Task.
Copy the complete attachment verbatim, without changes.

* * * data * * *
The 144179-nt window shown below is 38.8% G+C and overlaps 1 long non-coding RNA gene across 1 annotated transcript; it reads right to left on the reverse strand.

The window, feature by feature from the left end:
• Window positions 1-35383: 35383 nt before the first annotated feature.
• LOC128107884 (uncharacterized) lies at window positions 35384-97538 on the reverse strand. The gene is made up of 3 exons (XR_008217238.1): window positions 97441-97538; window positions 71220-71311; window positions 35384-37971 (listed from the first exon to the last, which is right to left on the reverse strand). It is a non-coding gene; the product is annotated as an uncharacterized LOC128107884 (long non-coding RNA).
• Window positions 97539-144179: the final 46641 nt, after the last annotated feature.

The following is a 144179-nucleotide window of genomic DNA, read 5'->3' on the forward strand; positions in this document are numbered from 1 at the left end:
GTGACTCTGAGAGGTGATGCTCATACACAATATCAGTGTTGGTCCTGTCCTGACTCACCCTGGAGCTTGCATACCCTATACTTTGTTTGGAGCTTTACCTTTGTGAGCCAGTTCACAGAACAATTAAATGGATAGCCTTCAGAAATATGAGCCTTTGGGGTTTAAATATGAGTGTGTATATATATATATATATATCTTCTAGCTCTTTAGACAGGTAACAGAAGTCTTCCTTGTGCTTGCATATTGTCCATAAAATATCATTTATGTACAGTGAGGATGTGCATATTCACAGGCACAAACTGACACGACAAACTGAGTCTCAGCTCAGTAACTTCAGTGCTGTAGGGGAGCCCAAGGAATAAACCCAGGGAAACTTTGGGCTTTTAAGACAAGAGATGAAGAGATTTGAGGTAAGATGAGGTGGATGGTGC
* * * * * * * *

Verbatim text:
The 144179-nt window shown below is 38.8% G+C and overlaps 1 long non-coding RNA gene across 1 annotated transcript; it reads right to left on the reverse strand.

The window, feature by feature from the left end:
• Window positions 1-35383: 35383 nt before the first annotated feature.
• LOC128107884 (uncharacterized) lies at window positions 35384-97538 on the reverse strand. The gene is made up of 3 exons (XR_008217238.1): window positions 97441-97538; window positions 71220-71311; window positions 35384-37971 (listed from the first exon to the last, which is right to left on the reverse strand). It is a non-coding gene; the product is annotated as an uncharacterized LOC128107884 (long non-coding RNA).
• Window positions 97539-144179: the final 46641 nt, after the last annotated feature.

The following is a 144179-nucleotide window of genomic DNA, read 5'->3' on the forward strand; positions in this document are numbered from 1 at the left end:
GTGACTCTGAGAGGTGATGCTCATACACAATATCAGTGTTGGTCCTGTCCTGACTCACCCTGGAGCTTGCATACCCTATACTTTGTTTGGAGCTTTACCTTTGTGAGCCAGTTCACAGAACAATTAAATGGATAGCCTTCAGAAATATGAGCCTTTGGGGTTTAAATATGAGTGTGTATATATATATATATATATCTTCTAGCTCTTTAGACAGGTAACAGAAGTCTTCCTTGTGCTTGCATATTGTCCATAAAATATCATTTATGTACAGTGAGGATGTGCATATTCACAGGCACAAACTGACACGACAAACTGAGTCTCAGCTCAGTAACTTCAGTGCTGTAGGGGAGCCCAAGGAATAAACCCAGGGAAACTTTGGGCTTTTAAGACAAGAGATGAAGAGATTTGAGGTAAGATGAGGTGGATGGTGC